Diabetes Mellitus: An overview
A couple of weeks ago I watched an episode of the sitcom Blackish that tackled diabetes. In all of twenty-three minutes, they moved from the male lead being diagnosed to his struggles with accepting his chronic illness, to his refusal to take medications (and resulting complications) and the eventual epiphany and commitment to improving his health, complete with a tiny science lesson and ample doses of comedy. All in all, it was a great episode, and informative in a way so little of what we consume is. The only unfortunate thing is how increasingly necessary it’s becoming to know about it.
According to the World Health Organization, there are over 420 million people in the world with diabetes, an over four-fold increase from the estimated 108 million people only 30 years ago. 8.5% of adults worldwide are living with diabetes currently, and that value is rising rapidly, especially in low- and middle-income countries (yes, us) that previously had a low incidence of so-called “lifestyle-related diseases.” In Ghana alone, over half a million people are currently living with diabetes, an incurable disease they will have to deal with for the rest of their lives.
So what exactly is Diabetes?
Diabetes in the local Twi language is “esikyire yareɛ” which translates literally into sugar disease. But while that basic understanding of what diabetes is can be helpful, it can also be misleading, especially since people equate the sugars being referred to as sweet drinks and snacks, which isn’t only the case.
In fact, a large number of the foods we eat are composed of complex sugars, especially carbohydrates like yam and rice. Excess simple sugars, broken down from the food we eat are stored at various sites in the body under the influence of a hormone called insulin. (still with me?)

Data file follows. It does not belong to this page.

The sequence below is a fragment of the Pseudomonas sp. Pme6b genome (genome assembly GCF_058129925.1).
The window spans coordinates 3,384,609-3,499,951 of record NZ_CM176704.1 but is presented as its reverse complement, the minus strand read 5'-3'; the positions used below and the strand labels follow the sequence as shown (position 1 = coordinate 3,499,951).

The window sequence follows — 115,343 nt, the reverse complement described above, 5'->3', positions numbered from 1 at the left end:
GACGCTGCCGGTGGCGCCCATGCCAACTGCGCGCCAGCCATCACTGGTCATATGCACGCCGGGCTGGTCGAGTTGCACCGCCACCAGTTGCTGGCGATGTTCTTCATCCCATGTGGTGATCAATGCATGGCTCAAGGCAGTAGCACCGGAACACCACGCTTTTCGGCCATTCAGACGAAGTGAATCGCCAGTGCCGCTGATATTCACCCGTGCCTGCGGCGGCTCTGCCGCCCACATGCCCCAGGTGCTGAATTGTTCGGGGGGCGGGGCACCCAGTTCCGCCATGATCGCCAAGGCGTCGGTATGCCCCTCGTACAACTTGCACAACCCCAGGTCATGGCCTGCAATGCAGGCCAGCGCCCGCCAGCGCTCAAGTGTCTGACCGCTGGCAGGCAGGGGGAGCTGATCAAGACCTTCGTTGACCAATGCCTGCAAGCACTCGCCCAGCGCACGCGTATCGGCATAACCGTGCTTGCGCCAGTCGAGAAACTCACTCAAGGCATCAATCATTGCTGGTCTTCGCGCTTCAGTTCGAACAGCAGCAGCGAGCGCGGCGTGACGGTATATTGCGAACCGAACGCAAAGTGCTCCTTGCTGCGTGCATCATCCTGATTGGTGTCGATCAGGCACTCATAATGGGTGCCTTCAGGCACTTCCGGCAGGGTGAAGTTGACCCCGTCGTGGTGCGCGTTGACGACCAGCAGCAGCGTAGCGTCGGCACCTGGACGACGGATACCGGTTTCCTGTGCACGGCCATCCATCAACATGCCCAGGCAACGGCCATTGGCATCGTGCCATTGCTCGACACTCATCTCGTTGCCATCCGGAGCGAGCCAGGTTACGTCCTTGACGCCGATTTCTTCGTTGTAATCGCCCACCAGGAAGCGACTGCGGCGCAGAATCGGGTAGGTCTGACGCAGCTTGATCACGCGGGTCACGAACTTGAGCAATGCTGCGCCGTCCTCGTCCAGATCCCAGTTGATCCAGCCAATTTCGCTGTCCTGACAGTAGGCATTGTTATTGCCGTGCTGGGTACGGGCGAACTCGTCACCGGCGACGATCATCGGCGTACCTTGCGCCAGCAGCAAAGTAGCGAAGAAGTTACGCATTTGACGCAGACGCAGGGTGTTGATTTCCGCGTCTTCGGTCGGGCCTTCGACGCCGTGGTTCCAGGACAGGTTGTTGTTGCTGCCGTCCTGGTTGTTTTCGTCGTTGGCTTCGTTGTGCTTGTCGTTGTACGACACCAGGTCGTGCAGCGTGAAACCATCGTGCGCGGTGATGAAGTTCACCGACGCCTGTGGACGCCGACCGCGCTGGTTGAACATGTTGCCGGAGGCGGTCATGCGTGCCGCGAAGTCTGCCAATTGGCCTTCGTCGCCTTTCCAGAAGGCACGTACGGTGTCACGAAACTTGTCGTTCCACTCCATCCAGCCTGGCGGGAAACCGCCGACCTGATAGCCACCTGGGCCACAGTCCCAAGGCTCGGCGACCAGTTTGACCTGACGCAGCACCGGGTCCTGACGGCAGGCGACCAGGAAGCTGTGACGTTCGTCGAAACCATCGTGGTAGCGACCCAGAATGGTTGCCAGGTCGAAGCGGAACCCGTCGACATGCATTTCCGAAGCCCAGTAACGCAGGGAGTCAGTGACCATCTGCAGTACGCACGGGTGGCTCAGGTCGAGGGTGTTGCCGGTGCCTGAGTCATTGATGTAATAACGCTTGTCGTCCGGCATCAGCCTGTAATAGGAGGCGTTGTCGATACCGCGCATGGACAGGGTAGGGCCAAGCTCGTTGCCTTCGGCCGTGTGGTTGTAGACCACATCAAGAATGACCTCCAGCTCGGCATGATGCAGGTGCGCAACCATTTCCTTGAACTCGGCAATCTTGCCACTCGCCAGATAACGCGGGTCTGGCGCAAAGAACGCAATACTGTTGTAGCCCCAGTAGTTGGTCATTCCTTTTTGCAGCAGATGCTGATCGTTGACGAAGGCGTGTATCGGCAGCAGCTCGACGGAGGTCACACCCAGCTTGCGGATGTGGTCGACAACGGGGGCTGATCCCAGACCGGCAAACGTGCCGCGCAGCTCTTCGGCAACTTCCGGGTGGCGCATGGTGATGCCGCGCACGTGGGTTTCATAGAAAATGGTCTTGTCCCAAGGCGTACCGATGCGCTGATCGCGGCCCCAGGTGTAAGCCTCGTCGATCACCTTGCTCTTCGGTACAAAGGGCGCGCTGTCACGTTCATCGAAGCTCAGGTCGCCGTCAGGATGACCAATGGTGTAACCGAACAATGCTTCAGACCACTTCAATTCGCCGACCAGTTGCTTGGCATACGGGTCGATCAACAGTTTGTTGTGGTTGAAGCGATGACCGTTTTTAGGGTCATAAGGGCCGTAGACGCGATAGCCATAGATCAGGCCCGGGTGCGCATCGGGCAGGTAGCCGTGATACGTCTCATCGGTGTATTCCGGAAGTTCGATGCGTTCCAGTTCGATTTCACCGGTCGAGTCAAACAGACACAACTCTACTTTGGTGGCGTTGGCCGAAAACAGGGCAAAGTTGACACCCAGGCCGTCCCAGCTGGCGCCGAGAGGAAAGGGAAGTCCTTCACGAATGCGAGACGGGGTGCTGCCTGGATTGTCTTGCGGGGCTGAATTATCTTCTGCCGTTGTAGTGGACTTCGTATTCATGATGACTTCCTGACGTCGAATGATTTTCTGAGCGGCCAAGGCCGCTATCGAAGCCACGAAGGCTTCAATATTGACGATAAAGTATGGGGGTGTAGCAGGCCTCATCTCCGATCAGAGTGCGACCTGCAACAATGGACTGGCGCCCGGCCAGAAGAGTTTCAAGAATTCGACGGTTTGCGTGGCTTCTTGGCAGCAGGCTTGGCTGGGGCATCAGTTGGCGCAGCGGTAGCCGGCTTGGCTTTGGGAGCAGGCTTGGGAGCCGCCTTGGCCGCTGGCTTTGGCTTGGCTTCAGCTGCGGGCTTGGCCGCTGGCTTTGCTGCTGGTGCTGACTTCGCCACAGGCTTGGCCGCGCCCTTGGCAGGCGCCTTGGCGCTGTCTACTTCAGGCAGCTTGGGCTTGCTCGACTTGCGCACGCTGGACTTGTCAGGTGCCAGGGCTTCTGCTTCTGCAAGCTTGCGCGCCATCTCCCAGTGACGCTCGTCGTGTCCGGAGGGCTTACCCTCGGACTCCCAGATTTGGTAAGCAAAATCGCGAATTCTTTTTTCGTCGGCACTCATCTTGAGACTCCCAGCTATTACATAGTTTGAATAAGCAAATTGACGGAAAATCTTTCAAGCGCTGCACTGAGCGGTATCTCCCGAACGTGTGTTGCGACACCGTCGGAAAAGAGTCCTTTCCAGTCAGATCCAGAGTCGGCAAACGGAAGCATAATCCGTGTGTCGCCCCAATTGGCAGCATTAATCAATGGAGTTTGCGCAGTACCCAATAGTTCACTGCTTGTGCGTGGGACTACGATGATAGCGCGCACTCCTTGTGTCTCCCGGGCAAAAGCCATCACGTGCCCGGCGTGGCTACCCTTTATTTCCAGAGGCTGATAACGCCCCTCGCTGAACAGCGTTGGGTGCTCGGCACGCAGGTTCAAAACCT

Diabetes happens when there’s too little insulin in the body, or the body can’t make good use of the insulin it has, which means the sugars, which are the body’s main energy source are left in the blood. This doesn’t sound too scary right?
Except it is! High levels of sugars in the blood are toxic to almost all the body’s tissues and organs, from the brain to the heart and kidneys and skin and blood vessels and nerves and on and on and on. This leads to widespread organ damage that is sometimes too gradual to notice until you end up in a hospital, which can be years after the disease process starts and a lot of damage has been done.
Types of diabetes
If you’ve heard anything about diabetes, then you’ve probably been told there are two types, creatively named type one and type two diabetes.
Type one is far less common and is described as a genetic autoimmune disease, where the body’s immune system attacks and destroys the cells that produce insulin.
Type two diabetes is way more common, and, thankfully, not as inevitable. In type two diabetes your body makes enough insulin, but your body’s cells can’t detect it well enough, like a blind man in an art museum.
This type of diabetes is strongly linked to unhealthy lifestyle habits like a poor diet and little exercise. A family history is also a pretty strong risk factor, as well as obesity. Type two diabetes used to be reserved for the middle-aged and elderly but the age groups affected keep getting younger and younger, even teenagers. Which means that no matter how old you are, you should keep a lookout.
So how do you keep a lookout?
Well, you can check your sugars. It’s a pretty simple, cheap test you can do if you don’t mind a needle prick every once in a while. This can be helpful if you have a lot of family members with diabetes or other factors which mean you have a high risk of the disease. The problem with blood sugar testing is that it’s a little bit too little too late, and blood sugar values fluctuate widely with food. This is why some patients with diabetes will starve themselves for a full day before going to their doctors to give themselves false low sugar levels that are far from their normal values.
What are some symptoms and signs of diabetes to look out for?
- Increased thirst
- Frequent urination
- Extreme hunger
- Unexplained weight loss
- Presence of ketones in the urine (ketones are a byproduct of the breakdown of muscle and fat that happens when there’s not enough available insulin)
- Blurred vision
- Slow-healing sores
- Frequent infections, such as gums or skin infections and vaginal infections
So what is the best way to deal with diabetes and prevent complications?
Avoid it! The best way to deal with diabetes is not to get it.
How do you do that? We will discuss that in our next post here on thetropicalmd